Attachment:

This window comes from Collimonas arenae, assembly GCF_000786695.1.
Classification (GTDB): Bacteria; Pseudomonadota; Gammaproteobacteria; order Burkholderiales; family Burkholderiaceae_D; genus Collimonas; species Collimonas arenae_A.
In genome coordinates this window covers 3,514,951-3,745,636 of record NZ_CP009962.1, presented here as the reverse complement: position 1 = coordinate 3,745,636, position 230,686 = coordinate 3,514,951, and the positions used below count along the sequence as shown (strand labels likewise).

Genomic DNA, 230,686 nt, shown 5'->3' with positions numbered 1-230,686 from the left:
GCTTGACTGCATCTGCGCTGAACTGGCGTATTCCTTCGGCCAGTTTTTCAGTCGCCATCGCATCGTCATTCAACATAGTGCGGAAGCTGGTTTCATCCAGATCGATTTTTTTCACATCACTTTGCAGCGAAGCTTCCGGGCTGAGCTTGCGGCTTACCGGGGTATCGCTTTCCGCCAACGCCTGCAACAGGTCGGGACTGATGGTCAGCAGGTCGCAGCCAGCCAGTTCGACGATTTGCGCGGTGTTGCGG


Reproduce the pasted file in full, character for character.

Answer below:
This window comes from Collimonas arenae, assembly GCF_000786695.1.
Classification (GTDB): Bacteria; Pseudomonadota; Gammaproteobacteria; order Burkholderiales; family Burkholderiaceae_D; genus Collimonas; species Collimonas arenae_A.
In genome coordinates this window covers 3,514,951-3,745,636 of record NZ_CP009962.1, presented here as the reverse complement: position 1 = coordinate 3,745,636, position 230,686 = coordinate 3,514,951, and the positions used below count along the sequence as shown (strand labels likewise).

Genomic DNA, 230,686 nt, shown 5'->3' with positions numbered 1-230,686 from the left:
GCTTGACTGCATCTGCGCTGAACTGGCGTATTCCTTCGGCCAGTTTTTCAGTCGCCATCGCATCGTCATTCAACATAGTGCGGAAGCTGGTTTCATCCAGATCGATTTTTTTCACATCACTTTGCAGCGAAGCTTCCGGGCTGAGCTTGCGGCTTACCGGGGTATCGCTTTCCGCCAACGCCTGCAACAGGTCGGGACTGATGGTCAGCAGGTCGCAGCCAGCCAGTTCGACGATTTGCGCGGTGTTGCGG